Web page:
I've thought a lot about zombies. Not as much as those who believe a zombie apocalypse is approaching, of course, but a lot. (I believe a stupid people apocalypse is much more likely.) Most of my mental cycles deal with why the recent zombie craze? Why are zombies compelling? Tonight I finished Colson Whitehead's Zone One, a book about society trying to rebuild itself after a zombie plague decimates the population and rewrites the definition of civilization, or perhaps by contrast illustrates its fragility or fallacy. Whitehead's writing is thick with delicious metaphor, both micro and macro. That is, most every sentence rings with irony and implicit parallels, but the story overall, pensive and thoughtful, is an exhaustive essay on human existence.
As I read it, not only did I rediscover my intellectual limitations, but came closer to solidifying what I think drives the collective obsession with zombies and things-generally-apocalyptic. Some thoughts: 1) The zombie apocalypse is total, in part because it is a secular armageddon. There is no deus ex machina to deliver even the most righteous. All are potential fodder for an endless turmoil, a hell without the added color of fire pits or pitchforks. It is also total because there is no shore, no harbor, no refuge from its presence. In a zombie world, there is no peace, no real protection. 2) Death by zombie is the most gruesome death the imagination can conjure, excepting perhaps becoming a nest in which an alien larva pupates and then exits. It is gruesome not just because one is eaten, but because one is eaten by a rotting corpse. Exsanguination by supermodel vampire does not come close to being surrounded by the voracious, putrescent undead. 3) The apocalyptic tale (especially with zombies) is rife with primal adrenaline, thick with fight-or-flight emotion. I'm always kicking the character out of the door, perplexed when they don't run, or when they foolishly try to hole up in a run-down house and hope the boards will hold. 4) The zombie apocalypse is really a fictional guise for the aforementioned quite plausible stupid-people apocalypse, in which otherwise sane people give in to an underlying behavior to rape, pillage, murder, etc. if the economy tanks, governments dissolve, global warming leads to global scarcity.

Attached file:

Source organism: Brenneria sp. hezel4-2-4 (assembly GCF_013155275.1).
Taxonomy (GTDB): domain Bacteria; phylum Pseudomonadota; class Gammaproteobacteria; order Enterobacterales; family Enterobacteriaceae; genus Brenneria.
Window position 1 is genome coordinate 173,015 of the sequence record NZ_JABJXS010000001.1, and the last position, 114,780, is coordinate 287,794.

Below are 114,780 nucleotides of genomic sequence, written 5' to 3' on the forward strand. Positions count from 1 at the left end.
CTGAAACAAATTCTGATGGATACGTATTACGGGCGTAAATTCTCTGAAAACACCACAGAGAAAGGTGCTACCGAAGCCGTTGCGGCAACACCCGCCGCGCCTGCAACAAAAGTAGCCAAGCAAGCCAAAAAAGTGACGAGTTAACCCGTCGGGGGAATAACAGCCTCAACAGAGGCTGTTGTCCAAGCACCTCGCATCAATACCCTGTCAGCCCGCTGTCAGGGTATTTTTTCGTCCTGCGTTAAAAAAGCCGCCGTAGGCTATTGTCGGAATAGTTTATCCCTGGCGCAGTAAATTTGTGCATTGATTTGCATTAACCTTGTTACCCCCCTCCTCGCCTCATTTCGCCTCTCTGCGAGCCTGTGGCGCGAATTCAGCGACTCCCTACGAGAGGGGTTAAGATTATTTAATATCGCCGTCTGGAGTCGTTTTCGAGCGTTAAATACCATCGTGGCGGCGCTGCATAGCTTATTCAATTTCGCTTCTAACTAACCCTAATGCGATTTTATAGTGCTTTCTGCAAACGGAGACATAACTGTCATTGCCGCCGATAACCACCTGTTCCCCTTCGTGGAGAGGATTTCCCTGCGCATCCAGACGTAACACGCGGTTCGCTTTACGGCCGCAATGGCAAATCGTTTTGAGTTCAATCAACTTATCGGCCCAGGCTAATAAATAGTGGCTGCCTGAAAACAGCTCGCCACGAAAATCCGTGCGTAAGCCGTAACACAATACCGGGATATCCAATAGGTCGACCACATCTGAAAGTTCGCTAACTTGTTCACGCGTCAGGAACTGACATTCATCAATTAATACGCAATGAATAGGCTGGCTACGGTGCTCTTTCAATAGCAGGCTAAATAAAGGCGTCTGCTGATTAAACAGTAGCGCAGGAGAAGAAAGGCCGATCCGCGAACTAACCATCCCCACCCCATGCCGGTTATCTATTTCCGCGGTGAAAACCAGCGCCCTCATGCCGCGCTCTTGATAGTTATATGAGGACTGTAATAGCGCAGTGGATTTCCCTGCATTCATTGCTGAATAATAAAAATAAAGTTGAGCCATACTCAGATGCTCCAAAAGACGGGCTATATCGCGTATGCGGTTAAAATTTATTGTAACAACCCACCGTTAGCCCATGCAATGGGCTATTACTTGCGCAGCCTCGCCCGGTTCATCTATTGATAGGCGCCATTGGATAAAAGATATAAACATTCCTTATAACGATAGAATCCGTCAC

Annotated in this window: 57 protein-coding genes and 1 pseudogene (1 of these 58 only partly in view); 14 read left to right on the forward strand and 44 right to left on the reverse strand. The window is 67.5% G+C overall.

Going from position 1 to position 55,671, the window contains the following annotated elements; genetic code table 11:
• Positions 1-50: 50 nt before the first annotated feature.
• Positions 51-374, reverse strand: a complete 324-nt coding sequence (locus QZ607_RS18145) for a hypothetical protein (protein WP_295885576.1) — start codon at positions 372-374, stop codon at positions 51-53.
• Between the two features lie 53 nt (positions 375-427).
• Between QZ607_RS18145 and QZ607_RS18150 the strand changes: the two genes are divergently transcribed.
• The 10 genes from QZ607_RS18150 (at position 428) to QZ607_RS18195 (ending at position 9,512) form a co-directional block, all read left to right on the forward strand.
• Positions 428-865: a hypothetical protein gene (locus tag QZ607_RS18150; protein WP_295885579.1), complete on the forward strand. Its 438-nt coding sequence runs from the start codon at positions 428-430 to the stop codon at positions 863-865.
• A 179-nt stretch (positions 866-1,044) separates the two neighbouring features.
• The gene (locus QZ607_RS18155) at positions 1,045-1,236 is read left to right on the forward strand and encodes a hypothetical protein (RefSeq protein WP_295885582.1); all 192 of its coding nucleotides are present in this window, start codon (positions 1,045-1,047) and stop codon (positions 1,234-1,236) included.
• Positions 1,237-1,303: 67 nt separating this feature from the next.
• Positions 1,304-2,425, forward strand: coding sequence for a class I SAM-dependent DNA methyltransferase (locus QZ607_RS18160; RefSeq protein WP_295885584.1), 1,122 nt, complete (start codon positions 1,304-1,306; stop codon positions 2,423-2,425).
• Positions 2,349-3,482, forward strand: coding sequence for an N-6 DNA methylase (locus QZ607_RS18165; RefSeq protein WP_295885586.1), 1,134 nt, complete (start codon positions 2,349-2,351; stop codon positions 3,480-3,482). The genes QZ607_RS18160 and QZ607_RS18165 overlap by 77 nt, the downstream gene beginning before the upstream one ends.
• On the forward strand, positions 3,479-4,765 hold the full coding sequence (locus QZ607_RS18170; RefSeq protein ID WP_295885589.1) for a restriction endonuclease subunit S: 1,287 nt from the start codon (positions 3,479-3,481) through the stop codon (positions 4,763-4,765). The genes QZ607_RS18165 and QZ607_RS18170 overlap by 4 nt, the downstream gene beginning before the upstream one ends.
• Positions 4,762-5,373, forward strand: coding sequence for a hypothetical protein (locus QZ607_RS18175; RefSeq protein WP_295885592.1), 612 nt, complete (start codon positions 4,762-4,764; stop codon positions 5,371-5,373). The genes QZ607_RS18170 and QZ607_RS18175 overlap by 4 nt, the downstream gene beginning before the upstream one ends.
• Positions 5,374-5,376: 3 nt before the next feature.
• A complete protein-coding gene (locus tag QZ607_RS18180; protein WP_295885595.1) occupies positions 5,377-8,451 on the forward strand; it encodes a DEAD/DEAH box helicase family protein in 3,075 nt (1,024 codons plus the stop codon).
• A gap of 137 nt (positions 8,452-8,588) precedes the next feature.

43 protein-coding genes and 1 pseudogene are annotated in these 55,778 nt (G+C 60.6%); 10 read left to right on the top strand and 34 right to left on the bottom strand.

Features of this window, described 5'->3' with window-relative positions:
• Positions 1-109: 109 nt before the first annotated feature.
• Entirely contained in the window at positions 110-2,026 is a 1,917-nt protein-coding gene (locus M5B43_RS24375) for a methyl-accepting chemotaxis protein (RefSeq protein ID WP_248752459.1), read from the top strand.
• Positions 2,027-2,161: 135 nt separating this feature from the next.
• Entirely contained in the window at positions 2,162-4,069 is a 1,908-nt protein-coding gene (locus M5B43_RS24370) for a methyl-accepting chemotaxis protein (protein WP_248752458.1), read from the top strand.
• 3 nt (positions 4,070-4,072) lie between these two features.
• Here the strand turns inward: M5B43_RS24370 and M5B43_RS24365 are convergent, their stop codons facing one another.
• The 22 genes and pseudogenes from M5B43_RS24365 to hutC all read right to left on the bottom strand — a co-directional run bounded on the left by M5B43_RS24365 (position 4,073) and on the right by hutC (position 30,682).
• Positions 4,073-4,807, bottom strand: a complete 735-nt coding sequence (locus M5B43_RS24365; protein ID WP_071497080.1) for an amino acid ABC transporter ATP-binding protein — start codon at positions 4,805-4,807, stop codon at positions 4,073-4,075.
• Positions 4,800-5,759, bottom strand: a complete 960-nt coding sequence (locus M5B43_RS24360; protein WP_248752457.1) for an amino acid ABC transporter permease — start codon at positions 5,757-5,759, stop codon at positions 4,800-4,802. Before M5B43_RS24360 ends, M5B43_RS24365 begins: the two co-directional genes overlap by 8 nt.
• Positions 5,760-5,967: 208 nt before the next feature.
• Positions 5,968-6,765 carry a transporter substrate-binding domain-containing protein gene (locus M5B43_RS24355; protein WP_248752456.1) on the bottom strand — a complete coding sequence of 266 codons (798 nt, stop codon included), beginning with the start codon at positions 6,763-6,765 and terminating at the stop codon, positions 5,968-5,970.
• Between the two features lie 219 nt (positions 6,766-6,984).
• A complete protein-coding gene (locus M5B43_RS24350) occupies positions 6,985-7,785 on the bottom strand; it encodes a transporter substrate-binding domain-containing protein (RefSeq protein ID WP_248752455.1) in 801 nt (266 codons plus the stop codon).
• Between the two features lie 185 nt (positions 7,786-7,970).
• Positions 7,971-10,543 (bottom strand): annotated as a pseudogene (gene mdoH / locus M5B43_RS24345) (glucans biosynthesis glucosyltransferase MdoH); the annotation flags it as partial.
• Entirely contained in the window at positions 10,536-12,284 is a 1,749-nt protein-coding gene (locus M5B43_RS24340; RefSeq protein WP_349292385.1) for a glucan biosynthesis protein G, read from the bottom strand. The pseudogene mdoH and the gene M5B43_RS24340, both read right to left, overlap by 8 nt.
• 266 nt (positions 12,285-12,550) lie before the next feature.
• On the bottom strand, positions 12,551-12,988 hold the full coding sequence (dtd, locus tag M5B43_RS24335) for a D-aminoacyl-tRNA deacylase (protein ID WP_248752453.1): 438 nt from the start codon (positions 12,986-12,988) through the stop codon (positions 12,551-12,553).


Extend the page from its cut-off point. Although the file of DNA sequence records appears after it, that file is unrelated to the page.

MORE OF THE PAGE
The above ideas were in existence long before I read Zone One, but now I posit (or repeat Whitehead's emphatic observation) that a major reason why we fret so much about an apocalypse is how it will likely render our current existence obsolete, meaningless. The voice of the book, whether in its main character's head or in an all-seeing monologue goes on at length about the world that existed before "Last Night" without ever feeling truly redundant, painting it as an illusion, a thing to be ridiculed or scoffed at, as I suppose one did the days before the Great Depression when fleeing the Dust Bowl and a husk of a farm in a faint hope of work farther west.
Whitehead also illustrates how fleeting so-called civilization is, as though it's really just a coat that humanity put on because it was en vogue, but that it was never our true nature.
However, I also note that at least for Mark Spitz, the main character, the post-plague misery legitimizes his previous isolation, his withdrawal from companionship, his lack of place in the previous world. And magically, his mediocrity in a life structured by incremental achievements makes him seemingly invulnerable when the only criteria of success that matters is survival. (It gives me a smidgen of hope that I'm not so very different from Mr. Spitz in that I have achieved little in this incremental life.)
As with numerous other forms of entertainment, this one boasts profanity par excellence, if only when Whitehead allows his soldier "sweepers" some very sailor-like commentary. I confess that I tried to stop myself from reading and hadn't the willpower. The sentences devoid of f-bombs and the like were all so dripping with delicious language. The proverbial mess of pottage scenario.